Well first of all, I'm glad to hear that my words are stuck in your head while you're out skiing... MISSION ACCOMPLISHED!!
That's all I can expect from this site. If 3 years from now my words come back to haunt you or help you with a breakthrough, then its all worth it to me. Unbalanced? Hmm. No I don't think so. "Dramatic" perhaps....for a reason.
Anyway powder is really a different thing from skiing on hardpack. We don't use our edges in powder. Maintaining edge connection is a moot point. Pressure management is equally if not more important for different reasons, similar to bumps.
I will say this, Lito has some great things to say about powder skiing in his book. He starts out by talking about using up-unweighting movements. I remember when I was reading it I was thinking to myself...."what the Fuuu___"? How can he be so old school? But I kept reading. Turns out the up-unweighting was powder skiing 101. Powder skiing 201 in the next chapter was retraction based.
Listen..... in powder I huck myself, I bank, I angulate, I hop, I retract, I glide and soar...I do whatever feels good. All bets are off in powder. The only requirement is a big smile. Big fat skiis make the anything-goes mantra apply even more so. BUT.... 90% of my turns, particularly if a link some nice S's in a row....are retraction based.
Retraction based powder turns will be more effective and elegant then up-unweighted ones. Its not that up-unweighting is so terrible there, but its just not as effective. There are certain moments when an up-unweight will be needed and useful and good. Its not like you need to be this boring retraction dude that just makes it look too easy with your upper body doing zero pouncing. But a series of up-unweighted turns in powder are simply not as effective and I don't agree with you that retraction turns in powder are harder on your body. They are way smoother when done right.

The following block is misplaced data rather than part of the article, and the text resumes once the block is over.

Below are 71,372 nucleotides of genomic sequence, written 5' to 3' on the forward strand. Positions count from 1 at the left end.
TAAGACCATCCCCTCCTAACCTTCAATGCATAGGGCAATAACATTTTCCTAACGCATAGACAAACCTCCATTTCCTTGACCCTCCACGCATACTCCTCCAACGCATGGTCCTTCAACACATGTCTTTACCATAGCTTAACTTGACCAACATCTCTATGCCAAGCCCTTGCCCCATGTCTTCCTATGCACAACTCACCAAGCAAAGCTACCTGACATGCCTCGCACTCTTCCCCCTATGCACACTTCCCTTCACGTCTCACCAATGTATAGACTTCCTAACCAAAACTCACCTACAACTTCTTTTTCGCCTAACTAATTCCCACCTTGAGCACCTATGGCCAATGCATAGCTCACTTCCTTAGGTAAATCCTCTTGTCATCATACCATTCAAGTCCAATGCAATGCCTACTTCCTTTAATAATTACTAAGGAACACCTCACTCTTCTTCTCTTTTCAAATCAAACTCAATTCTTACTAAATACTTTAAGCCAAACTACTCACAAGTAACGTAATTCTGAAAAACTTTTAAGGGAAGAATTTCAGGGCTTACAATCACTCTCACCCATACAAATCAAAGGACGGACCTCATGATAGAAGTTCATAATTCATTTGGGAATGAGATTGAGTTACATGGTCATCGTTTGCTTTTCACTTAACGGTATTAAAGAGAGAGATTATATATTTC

For one thing, an up extension requires that you push down onto something in order to push yourself up into the air. Ever tried pushing down into 3 feet of fluff? Its not efficient. On the other hand, harnessing turn forces and flexing in order to let those forces rise your skis to the surface is effortless. Its just a matter of timing. Extending through the body of the turn positions your COM to the inside of the turn in a nice bank.
Flexing during release makes a lot of sense since you bring your skis underneath you as you transition to the other side.
Honestly, I view up-unweighting in powder as being acceptable, but sorta of survival-ish. Its what you do when you have to for as few times as possible. Retraction turns will serve you much better in the pow, as they will in the bumps. I don't want to talk about the odd turn or two where a turn like that is useful. That is the exception to the rule. There are always exceptions to every rule, but that does not negate the rule. Of course we all need to be open minded to use whatever works. If I see a skier using nothing but up-unweighting down a powder run, I know that skier is missing out on superior skiing.
In the bumps, up-unweighting is FAR more damaging than in powder. In powder you can get away with a lot. And I think that up-unweighting on groomers sits about halfway between bumps and powder in terms of ineffectiveness and depending on what you're trying to do. If you're trying to pass your L2 exam for short swing turns, then up-unweight all you want. If you're trying to do GS sized arc-to-arc turns, then its tremendously bad.....just like in bumps.
Anyway, glad to hear you were out gettin' some! Its puking here too, I'm going up tomorrow. Maybe this season will last another month after all.